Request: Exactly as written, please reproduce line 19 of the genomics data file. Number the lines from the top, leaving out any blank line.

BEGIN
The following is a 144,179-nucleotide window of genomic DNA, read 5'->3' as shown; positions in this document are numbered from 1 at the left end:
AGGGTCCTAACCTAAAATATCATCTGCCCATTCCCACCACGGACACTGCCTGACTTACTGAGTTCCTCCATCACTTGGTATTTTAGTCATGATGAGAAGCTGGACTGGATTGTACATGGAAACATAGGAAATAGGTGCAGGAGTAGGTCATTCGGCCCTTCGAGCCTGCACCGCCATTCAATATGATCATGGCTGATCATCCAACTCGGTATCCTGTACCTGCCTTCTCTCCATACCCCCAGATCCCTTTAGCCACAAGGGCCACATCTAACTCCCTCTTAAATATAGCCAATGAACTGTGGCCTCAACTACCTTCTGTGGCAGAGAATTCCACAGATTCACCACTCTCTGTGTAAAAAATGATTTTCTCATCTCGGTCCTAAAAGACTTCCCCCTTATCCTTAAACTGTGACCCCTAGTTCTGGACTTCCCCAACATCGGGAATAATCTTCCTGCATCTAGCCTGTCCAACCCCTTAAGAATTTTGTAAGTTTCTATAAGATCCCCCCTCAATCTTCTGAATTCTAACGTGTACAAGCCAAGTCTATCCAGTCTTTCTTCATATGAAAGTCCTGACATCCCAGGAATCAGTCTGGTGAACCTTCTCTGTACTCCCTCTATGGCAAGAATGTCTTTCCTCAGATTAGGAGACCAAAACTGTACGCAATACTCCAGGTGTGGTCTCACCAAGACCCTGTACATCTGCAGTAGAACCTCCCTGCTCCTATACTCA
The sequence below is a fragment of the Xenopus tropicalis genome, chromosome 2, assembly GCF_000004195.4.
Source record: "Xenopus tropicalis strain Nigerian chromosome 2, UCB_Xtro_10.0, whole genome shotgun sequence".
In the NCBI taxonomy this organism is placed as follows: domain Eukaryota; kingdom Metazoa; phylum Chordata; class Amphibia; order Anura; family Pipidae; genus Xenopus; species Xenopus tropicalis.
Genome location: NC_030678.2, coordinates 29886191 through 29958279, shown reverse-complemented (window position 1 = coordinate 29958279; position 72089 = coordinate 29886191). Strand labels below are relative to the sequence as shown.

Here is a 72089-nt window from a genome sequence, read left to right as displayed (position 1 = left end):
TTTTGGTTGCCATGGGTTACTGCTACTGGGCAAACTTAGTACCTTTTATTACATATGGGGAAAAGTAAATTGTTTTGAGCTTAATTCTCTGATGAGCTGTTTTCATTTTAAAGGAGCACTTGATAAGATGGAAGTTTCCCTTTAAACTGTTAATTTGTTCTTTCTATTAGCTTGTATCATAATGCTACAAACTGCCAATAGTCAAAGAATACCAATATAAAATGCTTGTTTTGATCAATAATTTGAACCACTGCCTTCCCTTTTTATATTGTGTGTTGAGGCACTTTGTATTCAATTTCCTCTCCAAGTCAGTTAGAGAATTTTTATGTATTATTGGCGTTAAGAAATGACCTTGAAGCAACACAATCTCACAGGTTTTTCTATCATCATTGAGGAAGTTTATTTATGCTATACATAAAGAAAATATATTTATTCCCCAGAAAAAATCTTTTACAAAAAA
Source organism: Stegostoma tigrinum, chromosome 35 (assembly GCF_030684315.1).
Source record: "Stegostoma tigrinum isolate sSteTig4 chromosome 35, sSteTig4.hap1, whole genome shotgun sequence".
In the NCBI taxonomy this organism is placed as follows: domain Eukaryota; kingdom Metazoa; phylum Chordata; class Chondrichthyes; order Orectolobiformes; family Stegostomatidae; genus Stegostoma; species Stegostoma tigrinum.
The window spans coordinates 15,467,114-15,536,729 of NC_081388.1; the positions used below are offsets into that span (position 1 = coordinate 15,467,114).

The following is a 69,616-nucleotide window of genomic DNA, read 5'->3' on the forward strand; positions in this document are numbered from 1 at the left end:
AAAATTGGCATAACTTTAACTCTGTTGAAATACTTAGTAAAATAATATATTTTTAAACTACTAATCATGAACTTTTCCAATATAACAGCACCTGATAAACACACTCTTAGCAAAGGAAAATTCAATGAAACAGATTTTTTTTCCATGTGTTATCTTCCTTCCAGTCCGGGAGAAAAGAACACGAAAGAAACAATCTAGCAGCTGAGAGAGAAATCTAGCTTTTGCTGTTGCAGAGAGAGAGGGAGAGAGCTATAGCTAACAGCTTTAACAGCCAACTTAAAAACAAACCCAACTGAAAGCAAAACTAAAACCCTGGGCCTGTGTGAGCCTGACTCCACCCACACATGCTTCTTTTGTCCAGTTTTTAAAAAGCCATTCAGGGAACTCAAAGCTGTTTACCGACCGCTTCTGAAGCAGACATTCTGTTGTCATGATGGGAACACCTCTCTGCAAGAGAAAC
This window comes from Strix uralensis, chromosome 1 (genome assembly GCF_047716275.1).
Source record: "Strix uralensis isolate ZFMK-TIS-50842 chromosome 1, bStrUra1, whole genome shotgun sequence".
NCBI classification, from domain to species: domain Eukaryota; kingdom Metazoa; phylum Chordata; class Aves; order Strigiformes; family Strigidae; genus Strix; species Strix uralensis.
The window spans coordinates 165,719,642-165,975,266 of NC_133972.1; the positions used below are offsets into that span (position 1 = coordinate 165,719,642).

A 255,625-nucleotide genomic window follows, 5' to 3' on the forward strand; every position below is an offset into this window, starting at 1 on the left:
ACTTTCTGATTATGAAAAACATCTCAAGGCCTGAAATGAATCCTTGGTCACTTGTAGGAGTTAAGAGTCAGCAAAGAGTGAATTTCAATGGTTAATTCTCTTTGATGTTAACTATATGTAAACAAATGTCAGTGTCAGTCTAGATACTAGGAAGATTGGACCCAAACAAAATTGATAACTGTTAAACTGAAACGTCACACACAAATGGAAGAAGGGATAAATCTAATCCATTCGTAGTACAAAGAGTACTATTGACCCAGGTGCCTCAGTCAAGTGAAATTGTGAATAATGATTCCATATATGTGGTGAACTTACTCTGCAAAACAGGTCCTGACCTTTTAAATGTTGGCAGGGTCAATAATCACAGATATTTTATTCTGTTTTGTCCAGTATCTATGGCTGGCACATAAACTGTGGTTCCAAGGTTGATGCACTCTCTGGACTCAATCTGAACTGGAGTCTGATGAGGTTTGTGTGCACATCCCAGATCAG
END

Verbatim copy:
A 255,625-nucleotide genomic window follows, 5' to 3' on the forward strand; every position below is an offset into this window, starting at 1 on the left: